After playing and singing for over 25 years with Ron Sexsmith, Rheostatics, and many others,and producing a wide variety of artists, Don Kerr is now writing and singing his own songs under the name Communism. These songs are equal parts thoughtful, melodic, and upbeat.
Communism is a high energy rock trio with rich vocal harmonies from guitarist Paul Linklater and bassist Kevin Lacroix. Don Kerr sings lead and plays drums. Communism will release its debut album in early 2015. It will be a triple album recorded in three vastly different musical formats – rock trio, dance music, acoustic, plus an interactive web-player that will allow people to remix and add their own parts to the songs.
Canadian Festivals that Don Kerr will be playing this summer include…
Field Trip, Mariposa, Hillside, Interstellar Rodeo, Calgary Folk Festival – with Hydra (Feist, Snowblink, AroarA)/ ArtsWells – with Bidiniband, Ben Sures, and Communism/ Edge of the World Festival (in Haida Gwaii) – with Bidiniband and Communism/ Ottawa Jazz Festival and Greenbelt Harvest Picnic – with Ron Sexsmith/ Toronto Live Green Festival – with Communism
Don Kerr (drums, vocals), Paul Linklater (guitar, vocals), Kevin Lacroix (bass, vocals)
Veteran roots troubadour Ben Sures is best known for writing quirky, highly entertaining and original folk songs that have won several of the continent’s top song-writing honours – and landed him on a best-albums-of-the-year list in Now magazine.
But ever since the beginning of his career, Sures has also moonlighted as a blues sideman, lending his picking prowess and his ear for vintage guitar sounds to esteemed Canadian acts like Harp Dog Brown, Paul Reddick, Rita
Chiarelli, and Big Dave MacLean.
On Son of Trouble, he marries his mastery of the blues with his trademark idiosyncratic songwriting style for the first time, and the result is a truly oneof- kind side project.
Mixed by Guy Clark-producer Miles Wilkinson and long-time CBC Saturday Night Blues producer Dan Cherwoniak, Son of Trouble is the blues album only Ben Sures could make – a veritable world tour of blues sounds, featuring songs in three languages coupled with Sures’ unmistakable wit and whimsy.
“I Could Be Your Man,” is a modern take on the classic, trying-to-pick-up-achick country-blues song, jam packed with unforgettable pick-up lines like “I’m Darth Vader with a carburetor.”
“Eat, Drink, and Make Babies” is a kick-ass, irreverent ode to the trailer park life that borrows its plugged-in energy from Chicago blues.
“The 99” could be described as a “punk blues” piece that weds Wayne Gretzky with the occupy movement in
a way that only Sures could.
“Je Chanterai Pour Toi,” is a cover of Boubacar Traoré’s tender love song that preserves the African flavour of
And “La Luna et Tu Mirada” is what you might call a Spanish blues rendition of the Los Zafiros number.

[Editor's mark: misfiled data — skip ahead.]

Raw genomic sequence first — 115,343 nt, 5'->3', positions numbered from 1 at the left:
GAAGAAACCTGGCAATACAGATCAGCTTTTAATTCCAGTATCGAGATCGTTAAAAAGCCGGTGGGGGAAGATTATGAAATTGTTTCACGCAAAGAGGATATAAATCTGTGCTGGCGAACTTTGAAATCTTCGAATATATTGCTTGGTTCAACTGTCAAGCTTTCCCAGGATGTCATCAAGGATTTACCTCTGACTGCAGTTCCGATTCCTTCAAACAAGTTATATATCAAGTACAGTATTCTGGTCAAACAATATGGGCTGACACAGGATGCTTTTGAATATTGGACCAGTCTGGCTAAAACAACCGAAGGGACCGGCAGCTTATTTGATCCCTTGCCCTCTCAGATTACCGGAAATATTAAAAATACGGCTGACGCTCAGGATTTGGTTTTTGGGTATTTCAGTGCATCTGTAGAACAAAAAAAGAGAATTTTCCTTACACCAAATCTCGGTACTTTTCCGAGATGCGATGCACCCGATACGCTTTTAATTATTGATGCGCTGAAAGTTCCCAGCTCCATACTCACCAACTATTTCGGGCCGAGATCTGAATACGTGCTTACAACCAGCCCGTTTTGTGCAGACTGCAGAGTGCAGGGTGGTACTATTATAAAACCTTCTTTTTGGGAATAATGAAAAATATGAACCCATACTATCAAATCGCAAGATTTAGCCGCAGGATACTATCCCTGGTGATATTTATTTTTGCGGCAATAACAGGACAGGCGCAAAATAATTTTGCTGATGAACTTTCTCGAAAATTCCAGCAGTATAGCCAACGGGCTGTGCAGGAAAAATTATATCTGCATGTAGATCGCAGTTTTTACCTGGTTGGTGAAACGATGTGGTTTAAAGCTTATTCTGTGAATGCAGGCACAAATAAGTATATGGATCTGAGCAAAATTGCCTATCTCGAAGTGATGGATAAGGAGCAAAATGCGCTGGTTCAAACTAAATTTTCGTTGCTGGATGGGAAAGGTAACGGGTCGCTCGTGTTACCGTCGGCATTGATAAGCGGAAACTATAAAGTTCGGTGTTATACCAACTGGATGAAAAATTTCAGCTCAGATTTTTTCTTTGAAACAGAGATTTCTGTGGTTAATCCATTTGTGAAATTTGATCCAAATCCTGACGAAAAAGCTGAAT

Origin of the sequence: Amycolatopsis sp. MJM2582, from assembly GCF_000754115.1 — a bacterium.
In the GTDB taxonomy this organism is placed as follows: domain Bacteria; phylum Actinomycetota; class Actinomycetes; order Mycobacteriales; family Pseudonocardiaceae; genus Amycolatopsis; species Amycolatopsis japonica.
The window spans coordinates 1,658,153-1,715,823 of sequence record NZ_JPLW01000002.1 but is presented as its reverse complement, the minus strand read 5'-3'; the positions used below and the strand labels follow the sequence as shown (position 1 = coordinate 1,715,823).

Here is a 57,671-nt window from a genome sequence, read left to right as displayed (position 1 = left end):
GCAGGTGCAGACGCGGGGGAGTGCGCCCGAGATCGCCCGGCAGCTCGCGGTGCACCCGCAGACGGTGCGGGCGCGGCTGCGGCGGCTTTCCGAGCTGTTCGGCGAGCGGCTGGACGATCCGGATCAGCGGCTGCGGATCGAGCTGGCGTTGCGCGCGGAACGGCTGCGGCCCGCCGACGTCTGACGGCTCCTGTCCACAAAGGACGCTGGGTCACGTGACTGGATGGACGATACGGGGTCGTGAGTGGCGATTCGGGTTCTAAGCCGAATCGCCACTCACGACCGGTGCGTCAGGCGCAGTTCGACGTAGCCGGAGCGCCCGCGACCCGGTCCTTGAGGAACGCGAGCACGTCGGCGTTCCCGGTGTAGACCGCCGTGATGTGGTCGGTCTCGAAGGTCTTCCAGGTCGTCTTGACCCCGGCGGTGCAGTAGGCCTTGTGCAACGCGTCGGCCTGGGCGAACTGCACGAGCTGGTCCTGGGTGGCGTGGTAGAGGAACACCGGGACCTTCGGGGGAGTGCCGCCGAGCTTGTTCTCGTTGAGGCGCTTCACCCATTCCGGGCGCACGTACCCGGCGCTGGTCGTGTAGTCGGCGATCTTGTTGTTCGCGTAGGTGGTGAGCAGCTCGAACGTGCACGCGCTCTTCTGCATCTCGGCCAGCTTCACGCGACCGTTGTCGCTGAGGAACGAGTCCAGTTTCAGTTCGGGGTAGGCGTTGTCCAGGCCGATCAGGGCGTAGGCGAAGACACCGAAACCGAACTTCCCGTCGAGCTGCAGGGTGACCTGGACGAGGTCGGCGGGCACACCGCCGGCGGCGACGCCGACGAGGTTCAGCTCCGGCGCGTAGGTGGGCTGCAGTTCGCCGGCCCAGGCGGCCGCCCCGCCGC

The “raw” sound of the album owes much to the circumstances of its creation. It was recorded in a mere three
days at Don Kerr’s studio in Toronto. It features Paul Reddick on harmonica, Brian Kobayakawa (Creaking Tree
String Quartet) on bass and Ken Whiteley on piano and backing vocals on “Eat Drink and Make Babies.”
Those unfamiliar with Sures’ history might be surprised at the depth of his blues literacy – he plays the whole
album using the vintage thumb-on-the-Fender-Music Master style! But Sures’ credentials in the art form are,
in fact, right up there with any of today’s top Canadian players.
He discovered Robert Johnson at age 15, and promptly learned to play about half Johnson’s repertoire. He
took guitar lessons from street musicians in Winnipeg – and a few from Lenny Breau’s son, Chet. He then
paid his dues as an itinerant street musician for the better part of a decade, often performing in Winnipeg with
Ben Darvill of the Crash Test Dummies. In fact, “Son of Trouble” is, in part, a tribute to Darvill’s “Son of Dave”
moniker. It’s also a rough translation from Yiddish of Sures’ name.
From those early days as a street musician, Sures has carved out a recording and touring career that has
spanned more than 20 years and six acclaimed albums. Though he has never scored the proverbial “folk hit,”
he has established himself as one of the most stalwart and enduring members of the Canadian scene, the kind
that can always be counted on for a great night of entertainment in a coffee house or folk club, and the kind
that helps bring a folk festival workshop stage to life.
He’s played the Winnipeg, Edmonton and Calgary Folk Fests. He opened for Alejandro Escovedo, the
Preservation Hall Jazz Band, and the Kinks’ Ray Davies. He’s served as a sideman for Carolyn Mark, Corin
Raymond and Ferron. And he won the folk category of the prestigious John Lennon Songwriting Contest with
“Any Precious Girl,” a unique, unsentimental and celebratory song about a young woman with bipolar disorder.
He’s been a regular on CBC Radio’s The Irrelevant Show. And his most recent album, Gone to Bolivia, made
Sarah Greene’s Best-of-the-Year list for 2011 in Now magazine.
On Son of Trouble, he showcases a lesser-known side of his musical personality while maintaining the
characteristics that are distinctly Ben. Arguably, his eccentric writing and performing style make him one of the freshest additions to the blues scene in quite some time.